The Willows

The Willows

Contemporary readers tackling early 20th-century horror and weird fiction for the first time are often struck by the lack of character. Protagonists are typically little more than an excuse for first-person narration, rather than complex participants—an extension, perhaps, of the genre’s heritage in stories told around the fire. Algernon Blackwood’s highly regarded novella The Willows is a prime example of this, with a nameless narrator and a companion identified only by his nationality (“the Swede”). This is the first component writer Nathan Carson and artist Sam Ford address in their adaptation, serialized in two halves by indie publisher Floating World Comics and soon to be collected in one volume.

Where Blackwood, a contemporary of H.P. Lovecraft’s, drops two largely anonymous men into a canoe floating down the Danube, Carson and Ford have substituted Opal and Hala, female companions with clear motivations for bucking societal expectations and setting out on an extended wilderness expedition. (There’s a hint that Opal and Hala are more than just traveling companions, but this path isn’t followed far.) Carson develops each woman just enough to help explain the madness-induced choices made during Blackwood’s original tale, and a newly added “origin story” following the main narrative in this collection suggests that Carson and Ford would like to return to their lady explorers for further adventures.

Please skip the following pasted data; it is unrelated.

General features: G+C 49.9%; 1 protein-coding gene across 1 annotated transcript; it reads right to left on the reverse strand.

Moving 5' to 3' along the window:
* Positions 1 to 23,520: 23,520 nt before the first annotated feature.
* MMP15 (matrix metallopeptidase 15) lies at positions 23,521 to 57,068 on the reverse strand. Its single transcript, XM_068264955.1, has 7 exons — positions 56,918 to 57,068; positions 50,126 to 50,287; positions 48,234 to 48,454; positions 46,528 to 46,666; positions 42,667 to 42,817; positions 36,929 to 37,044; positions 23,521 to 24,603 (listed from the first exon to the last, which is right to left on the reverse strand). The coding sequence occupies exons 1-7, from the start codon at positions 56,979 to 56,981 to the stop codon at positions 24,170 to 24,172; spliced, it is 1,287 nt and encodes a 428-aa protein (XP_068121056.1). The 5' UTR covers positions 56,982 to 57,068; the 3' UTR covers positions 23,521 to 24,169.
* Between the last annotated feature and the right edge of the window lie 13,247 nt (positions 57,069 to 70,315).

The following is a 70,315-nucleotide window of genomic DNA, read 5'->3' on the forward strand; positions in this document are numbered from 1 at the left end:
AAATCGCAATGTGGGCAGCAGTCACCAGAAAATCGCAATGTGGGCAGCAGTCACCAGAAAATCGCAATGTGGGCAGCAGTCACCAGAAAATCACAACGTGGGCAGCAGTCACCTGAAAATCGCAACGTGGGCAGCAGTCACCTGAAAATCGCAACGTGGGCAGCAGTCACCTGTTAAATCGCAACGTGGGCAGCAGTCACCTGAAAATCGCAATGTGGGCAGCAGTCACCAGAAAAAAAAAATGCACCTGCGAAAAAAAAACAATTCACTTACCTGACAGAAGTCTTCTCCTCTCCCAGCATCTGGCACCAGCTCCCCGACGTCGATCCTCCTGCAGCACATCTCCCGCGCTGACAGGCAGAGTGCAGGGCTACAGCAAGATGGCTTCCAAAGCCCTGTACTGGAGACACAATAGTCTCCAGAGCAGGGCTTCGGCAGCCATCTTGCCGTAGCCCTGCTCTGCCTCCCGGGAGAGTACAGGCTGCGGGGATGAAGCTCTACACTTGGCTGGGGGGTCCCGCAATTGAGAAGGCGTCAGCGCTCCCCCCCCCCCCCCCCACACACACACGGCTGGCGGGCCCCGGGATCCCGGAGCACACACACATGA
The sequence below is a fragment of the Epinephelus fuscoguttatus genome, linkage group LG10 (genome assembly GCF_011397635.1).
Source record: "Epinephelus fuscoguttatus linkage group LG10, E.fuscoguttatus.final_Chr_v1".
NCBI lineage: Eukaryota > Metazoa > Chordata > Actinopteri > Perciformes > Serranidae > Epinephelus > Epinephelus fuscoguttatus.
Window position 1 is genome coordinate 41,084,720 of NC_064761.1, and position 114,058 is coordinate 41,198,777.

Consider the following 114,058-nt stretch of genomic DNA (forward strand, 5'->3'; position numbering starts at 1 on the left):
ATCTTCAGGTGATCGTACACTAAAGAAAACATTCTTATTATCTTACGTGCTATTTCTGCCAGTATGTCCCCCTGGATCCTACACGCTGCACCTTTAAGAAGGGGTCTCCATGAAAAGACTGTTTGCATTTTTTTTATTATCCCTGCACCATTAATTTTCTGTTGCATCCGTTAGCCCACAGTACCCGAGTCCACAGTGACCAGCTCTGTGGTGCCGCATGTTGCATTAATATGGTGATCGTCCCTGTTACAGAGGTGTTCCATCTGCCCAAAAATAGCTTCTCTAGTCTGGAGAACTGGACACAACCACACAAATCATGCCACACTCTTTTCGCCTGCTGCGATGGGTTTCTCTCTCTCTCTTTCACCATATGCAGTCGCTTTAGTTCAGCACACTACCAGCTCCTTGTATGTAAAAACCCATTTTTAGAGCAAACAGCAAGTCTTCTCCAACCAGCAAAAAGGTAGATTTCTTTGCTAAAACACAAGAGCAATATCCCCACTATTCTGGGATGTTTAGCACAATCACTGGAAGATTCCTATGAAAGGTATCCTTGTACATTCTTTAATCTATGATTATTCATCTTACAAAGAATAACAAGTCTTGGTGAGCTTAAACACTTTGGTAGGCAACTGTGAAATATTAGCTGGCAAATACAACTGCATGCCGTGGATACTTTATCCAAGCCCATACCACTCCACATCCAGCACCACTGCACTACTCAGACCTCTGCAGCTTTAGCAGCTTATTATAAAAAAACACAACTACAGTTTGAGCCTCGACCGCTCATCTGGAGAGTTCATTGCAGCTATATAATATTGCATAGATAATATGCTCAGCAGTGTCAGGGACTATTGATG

Aside from Opal and Hala, Carson and Ford stick fairly close to the original Blackwood, with mixed results. Anyone who has ever attempted to read Lovecraft knows that the progenitors of weird fiction loved prose on the purple end of the spectrum, and while Blackwood is a stronger writer than Howard Phillips on a pure craft level, much of the enjoyment of Blackwood’s work still comes from losing yourself in the ornate language. Carson maintains many of Blackwood’s most memorable passages, but this leaves Ford in a bit of a bind: he can either hew close to the literal descriptions of nature in the accompanying text, or he can get playful. He chooses the latter option, and his visualization of Blackwood’s descriptions are inventive—a map that slowly floods into an actual river, a Klimt-like flourish of rushing water, a foreboding serpent that dissolves into musical notes—but this inventiveness is called upon from the very first page, robbing the narrative of a carefully paced ascent into cosmic horror. What Hala and Opal experience on a small islet in the middle of the Danube throws doubt on reality and sanity, yet there’s little to separate moments of existential dread from Ford’s non-terrifying visual metaphors. Imagine if Nightmare on Elm Street, Requiem for a Dream, or It opened with the protagonists having happy hallucinations.